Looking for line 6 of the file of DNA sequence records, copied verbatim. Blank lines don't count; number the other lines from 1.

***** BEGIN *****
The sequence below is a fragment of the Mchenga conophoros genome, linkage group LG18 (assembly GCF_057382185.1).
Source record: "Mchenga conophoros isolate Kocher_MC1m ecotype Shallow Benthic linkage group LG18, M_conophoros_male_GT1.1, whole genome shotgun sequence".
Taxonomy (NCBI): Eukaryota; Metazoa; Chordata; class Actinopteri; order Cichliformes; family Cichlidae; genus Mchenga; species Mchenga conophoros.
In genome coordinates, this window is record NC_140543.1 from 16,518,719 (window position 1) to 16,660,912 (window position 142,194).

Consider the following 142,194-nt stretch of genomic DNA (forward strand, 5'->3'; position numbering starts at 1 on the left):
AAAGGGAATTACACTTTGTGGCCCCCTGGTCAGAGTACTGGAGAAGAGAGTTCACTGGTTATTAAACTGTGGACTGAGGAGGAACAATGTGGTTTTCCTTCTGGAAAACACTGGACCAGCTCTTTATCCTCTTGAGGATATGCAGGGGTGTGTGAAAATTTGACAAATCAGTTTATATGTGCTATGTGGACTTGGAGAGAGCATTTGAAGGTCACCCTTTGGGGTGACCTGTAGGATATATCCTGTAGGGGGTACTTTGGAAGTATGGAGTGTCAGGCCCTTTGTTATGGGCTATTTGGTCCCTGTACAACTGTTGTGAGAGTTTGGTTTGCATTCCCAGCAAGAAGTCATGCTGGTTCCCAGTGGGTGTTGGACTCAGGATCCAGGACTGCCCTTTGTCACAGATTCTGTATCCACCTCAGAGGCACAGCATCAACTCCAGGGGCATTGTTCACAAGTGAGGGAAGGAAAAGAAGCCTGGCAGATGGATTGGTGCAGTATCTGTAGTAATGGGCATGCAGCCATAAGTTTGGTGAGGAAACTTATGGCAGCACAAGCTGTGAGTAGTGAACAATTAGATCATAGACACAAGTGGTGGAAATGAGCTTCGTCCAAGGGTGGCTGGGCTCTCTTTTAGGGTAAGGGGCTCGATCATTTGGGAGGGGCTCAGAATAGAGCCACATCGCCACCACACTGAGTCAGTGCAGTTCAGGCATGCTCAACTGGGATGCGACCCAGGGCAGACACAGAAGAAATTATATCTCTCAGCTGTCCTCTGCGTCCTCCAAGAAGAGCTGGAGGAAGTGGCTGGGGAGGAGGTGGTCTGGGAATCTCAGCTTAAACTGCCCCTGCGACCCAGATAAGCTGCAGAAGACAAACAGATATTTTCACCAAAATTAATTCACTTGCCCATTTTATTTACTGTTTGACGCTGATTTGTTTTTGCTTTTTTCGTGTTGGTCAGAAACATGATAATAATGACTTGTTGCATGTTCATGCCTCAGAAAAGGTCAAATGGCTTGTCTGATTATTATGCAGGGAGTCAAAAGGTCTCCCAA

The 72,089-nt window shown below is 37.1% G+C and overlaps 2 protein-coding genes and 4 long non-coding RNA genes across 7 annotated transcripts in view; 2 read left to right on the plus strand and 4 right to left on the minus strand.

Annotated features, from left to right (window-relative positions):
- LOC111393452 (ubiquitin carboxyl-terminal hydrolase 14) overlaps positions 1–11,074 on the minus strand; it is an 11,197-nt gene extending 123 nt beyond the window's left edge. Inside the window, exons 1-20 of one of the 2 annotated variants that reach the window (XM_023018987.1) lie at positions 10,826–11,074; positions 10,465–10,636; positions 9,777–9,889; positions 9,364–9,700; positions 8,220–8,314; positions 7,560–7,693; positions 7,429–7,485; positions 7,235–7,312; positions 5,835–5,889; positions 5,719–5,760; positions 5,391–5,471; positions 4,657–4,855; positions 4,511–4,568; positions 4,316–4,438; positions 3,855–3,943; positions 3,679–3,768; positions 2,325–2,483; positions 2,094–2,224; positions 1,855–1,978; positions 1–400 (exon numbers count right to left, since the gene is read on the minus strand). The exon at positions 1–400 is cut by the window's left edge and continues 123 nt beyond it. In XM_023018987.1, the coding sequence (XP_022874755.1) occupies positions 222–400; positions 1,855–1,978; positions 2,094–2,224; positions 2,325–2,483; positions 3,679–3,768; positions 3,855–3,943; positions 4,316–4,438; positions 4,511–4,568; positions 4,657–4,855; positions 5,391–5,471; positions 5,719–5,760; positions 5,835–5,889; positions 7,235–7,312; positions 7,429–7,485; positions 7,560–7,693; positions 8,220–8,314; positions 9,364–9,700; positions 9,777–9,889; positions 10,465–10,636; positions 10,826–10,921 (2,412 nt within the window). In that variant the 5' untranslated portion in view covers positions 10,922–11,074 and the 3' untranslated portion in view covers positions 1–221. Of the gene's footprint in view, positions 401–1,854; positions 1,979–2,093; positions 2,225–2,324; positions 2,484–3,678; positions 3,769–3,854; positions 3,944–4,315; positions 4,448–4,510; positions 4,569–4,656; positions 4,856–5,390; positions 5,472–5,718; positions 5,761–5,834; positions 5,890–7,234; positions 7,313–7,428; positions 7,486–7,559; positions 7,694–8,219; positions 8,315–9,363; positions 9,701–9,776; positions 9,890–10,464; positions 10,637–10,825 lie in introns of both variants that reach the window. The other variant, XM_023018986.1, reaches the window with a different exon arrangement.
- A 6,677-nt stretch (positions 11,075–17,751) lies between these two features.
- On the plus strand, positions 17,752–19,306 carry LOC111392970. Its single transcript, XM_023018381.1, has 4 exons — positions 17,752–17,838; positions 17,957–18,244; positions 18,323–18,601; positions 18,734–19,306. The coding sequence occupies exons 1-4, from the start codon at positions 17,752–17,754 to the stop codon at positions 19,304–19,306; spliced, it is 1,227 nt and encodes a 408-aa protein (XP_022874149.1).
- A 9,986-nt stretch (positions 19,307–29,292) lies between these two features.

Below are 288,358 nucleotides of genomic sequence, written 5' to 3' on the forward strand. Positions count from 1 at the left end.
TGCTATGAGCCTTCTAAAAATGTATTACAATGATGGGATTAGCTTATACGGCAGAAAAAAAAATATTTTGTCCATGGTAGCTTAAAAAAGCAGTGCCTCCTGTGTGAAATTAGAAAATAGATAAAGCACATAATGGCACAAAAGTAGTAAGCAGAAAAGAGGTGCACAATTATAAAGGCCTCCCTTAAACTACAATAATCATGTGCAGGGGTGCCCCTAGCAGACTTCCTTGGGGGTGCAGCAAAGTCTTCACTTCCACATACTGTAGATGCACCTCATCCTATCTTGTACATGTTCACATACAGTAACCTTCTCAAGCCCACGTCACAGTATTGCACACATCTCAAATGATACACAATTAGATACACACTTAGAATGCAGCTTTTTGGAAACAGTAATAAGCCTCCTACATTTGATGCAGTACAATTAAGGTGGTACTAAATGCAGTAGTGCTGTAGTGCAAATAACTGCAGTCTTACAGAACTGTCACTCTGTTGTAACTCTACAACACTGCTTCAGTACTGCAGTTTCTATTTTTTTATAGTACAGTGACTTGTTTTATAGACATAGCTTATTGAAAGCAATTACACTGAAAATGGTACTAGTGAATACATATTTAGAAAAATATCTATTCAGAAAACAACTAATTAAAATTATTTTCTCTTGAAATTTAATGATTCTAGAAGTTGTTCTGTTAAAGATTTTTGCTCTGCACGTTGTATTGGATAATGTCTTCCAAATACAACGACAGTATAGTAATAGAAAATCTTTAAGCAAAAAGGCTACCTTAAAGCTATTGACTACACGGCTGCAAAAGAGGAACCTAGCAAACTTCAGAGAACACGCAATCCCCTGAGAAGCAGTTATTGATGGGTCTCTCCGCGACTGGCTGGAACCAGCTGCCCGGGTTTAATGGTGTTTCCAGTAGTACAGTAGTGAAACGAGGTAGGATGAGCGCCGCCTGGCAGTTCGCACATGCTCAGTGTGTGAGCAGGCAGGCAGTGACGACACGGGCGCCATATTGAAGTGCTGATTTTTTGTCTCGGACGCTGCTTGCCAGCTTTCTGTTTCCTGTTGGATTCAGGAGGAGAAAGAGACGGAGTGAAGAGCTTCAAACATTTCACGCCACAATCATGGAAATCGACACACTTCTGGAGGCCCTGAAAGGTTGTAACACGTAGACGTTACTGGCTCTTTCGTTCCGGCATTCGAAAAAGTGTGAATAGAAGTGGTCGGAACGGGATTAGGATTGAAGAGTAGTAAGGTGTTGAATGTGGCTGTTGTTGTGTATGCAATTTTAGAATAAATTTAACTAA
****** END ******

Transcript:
AAAGGGAATTACACTTTGTGGCCCCCTGGTCAGAGTACTGGAGAAGAGAGTTCACTGGTTATTAAACTGTGGACTGAGGAGGAACAATGTGGTTTTCCTTCTGGAAAACACTGGACCAGCTCTTTATCCTCTTGAGGATATGCAGGGGTGTGTGAAAATTTGACAAATCAGTTTATATGTGCTATGTGGACTTGGAGAGAGCATTTGAAGGTCACCCTTTGGGGTGACCTGTAGGATATATCCTGTAGGGGGTACTTTGGAAGTATGGAGTGTCAGGCCCTTTGTTATGGGCTATTTGGTCCCTGTACAACTGTTGTGAGAGTTTGGTTTGCATTCCCAGCAAGAAGTCATGCTGGTTCCCAGTGGGTGTTGGACTCAGGATCCAGGACTGCCCTTTGTCACAGATTCTGTATCCACCTCAGAGGCACAGCATCAACTCCAGGGGCATTGTTCACAAGTGAGGGAAGGAAAAGAAGCCTGGCAGATGGATTGGTGCAGTATCTGTAGTAATGGGCATGCAGCCATAAGTTTGGTGAGGAAACTTATGGCAGCACAAGCTGTGAGTAGTGAACAATTAGATCATAGACACAAGTGGTGGAAATGAGCTTCGTCCAAGGGTGGCTGGGCTCTCTTTTAGGGTAAGGGGCTCGATCATTTGGGAGGGGCTCAGAATAGAGCCACATCGCCACCACACTGAGTCAGTGCAGTTCAGGCATGCTCAACTGGGATGCGACCCAGGGCAGACACAGAAGAAATTATATCTCTCAGCTGTCCTCTGCGTCCTCCAAGAAGAGCTGGAGGAAGTGGCTGGGGAGGAGGTGGTCTGGGAATCTCAGCTTAAACTGCCCCTGCGACCCAGATAAGCTGCAGAAGACAAACAGATATTTTCACCAAAATTAATTCACTTGCCCATTTTATTTACTGTTTGACGCTGATTTGTTTTTGCTTTTTTCGTGTTGGTCAGAAACATGATAATAATGACTTGTTGCATGTTCATGCCTCAGAAAAGGTCAAATGGCTTGTCTGATTATTATGCAGGGAGTCAAAAGGTCTCCCAA